A Palestinian teenager was shot dead in the occupied West Bank as Israeli security forces opened fire to disperse crowds protesting against encroaching Israeli settlers.
Another 18 demonstrators were wounded by rubber-coated metal rounds fired by Israeli troops in the town of Beita, near the city of Nablus, on Wednesday, the Palestinian health ministry said.
The teenager, identified as 15-year-old Mohammed Hamayel, “died as a result of being shot in the face with live ammunition by the [Israeli] occupation” during the clashes, it said in a statement.
According to Maan news agency, at least three Palestinians were also arrested.
Al Jazeera’s Nida Ibrahim, reporting from the occupied West Bank city of Ramallah, said on-site medics treated more than 112 injuries, adding at least one more person remains in critical condition.
“Locals in the area say Jabal al-Armeh [al-Armeh mountain] is a very high area … one of the highest in the Nablus area, and settlers have been eyeing this location for years, since the 1980s,” Ibrahim said.
“There have been confrontations between Palestinians and Israeli settlers there. Usually, settlers like to settle on high areas … on hilltops … this is a way for them to keep an upper hand if anything happens, including demonstrations,” she said.
Demonstrators have been staging sit-ins in the hilltop village of Jabal al-Armeh since February 28 to deter illegal Israeli settlers from establishing a settlement outpost.
Beita Mayor Fuad Maali said the settlers renewed their attempt to reach the top of the mountain overnight, but hundreds of the town’s residents had camped out to block the effort.
The Israeli military said about 500 Palestinians were burning tyres and throwing rocks at the soldiers during what it described as a “violent riot”.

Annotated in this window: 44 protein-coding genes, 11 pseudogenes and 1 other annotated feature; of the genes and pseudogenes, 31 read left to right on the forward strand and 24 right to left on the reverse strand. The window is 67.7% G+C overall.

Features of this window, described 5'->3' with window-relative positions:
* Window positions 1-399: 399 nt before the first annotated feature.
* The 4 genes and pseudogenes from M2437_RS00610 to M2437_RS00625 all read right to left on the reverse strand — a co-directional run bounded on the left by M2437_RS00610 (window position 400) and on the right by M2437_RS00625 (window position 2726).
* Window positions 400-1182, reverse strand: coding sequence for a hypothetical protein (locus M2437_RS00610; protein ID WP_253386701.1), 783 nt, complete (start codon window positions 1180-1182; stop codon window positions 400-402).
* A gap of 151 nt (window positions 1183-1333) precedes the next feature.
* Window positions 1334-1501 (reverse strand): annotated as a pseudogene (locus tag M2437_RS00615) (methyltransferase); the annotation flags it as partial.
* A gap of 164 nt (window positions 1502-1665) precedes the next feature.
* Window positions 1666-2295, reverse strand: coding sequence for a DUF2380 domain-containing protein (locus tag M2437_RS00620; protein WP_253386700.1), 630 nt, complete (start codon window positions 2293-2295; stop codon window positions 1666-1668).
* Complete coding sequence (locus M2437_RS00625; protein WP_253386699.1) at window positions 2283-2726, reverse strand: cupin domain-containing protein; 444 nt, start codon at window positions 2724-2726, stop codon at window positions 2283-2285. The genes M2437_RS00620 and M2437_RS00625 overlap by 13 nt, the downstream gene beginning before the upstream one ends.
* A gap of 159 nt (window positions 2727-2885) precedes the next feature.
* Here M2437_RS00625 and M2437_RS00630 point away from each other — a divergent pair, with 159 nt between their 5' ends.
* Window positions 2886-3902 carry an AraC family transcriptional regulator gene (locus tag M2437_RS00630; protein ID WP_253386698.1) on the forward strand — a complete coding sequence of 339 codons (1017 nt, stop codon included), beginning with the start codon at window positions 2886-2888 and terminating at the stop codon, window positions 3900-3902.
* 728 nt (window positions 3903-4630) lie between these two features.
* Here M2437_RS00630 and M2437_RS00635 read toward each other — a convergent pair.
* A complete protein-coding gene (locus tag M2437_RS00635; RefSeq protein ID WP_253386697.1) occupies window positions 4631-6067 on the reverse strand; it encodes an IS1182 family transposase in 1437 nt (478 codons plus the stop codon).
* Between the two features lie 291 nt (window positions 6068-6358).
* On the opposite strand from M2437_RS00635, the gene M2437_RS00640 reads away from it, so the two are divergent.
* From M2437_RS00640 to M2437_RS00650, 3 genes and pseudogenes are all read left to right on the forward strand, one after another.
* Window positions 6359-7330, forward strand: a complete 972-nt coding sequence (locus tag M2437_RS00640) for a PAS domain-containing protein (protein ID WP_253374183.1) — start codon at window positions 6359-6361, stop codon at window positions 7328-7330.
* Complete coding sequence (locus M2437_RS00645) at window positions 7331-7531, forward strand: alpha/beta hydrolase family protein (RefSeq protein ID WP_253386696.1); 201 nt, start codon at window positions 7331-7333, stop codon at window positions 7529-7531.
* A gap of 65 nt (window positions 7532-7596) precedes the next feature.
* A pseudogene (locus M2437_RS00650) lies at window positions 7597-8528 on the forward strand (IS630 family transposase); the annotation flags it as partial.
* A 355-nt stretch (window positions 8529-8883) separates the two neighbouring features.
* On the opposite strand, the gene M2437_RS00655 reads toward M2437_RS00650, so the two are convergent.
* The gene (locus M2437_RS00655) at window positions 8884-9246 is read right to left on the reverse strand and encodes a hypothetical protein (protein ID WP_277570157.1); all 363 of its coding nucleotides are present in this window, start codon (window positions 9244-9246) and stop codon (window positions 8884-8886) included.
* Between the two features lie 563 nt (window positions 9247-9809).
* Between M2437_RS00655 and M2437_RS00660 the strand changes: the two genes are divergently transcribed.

“We are aware of a report regarding a killed Palestinian and several injured. The incident will be reviewed,” an army statement said.
Most of Israel’s settlements in occupied East Jerusalem and occupied West Bank are built with the government’s permission. Outposts are constructed without authorisation and are illegal under Israeli law but still receive government support and financial assistance.
Under international law, settlements and outposts are illegal.
With the signing of the Oslo Accords, settlement-building was to cease, but Israel continued to expand existing settlements on Palestinian land.
Palestinians say settlers have become emboldened after US President Donald Trump’s Middle East plan was announced in January, following which Israeli Prime Minister Benjamin Netanyahu pledged to annex settlements.
On Tuesday, Palestinian leaders slammed the Israeli defence ministry’s approval of planning for a road that would separate Palestinians and Israeli commuters east of Jerusalem – a highly controversial move meant to help advance a settlement plan in the strategically sensitive E1 region.
Israel’s plan to expand the Ma’ale Adumim settlement had been frozen since 2012 under international criticism, before it was revived by Netanyahu two weeks ago.
A week before Israel’s third election in less than a year that took place earlier this month, Netanyahu pledged to build 3,500 new illegal settler homes in the E1 region of the occupied West Bank.
Some 600,000 Israeli settlers live in the occupied West Bank and Israeli-annexed East Jerusalem among about 2.9 million Palestinians.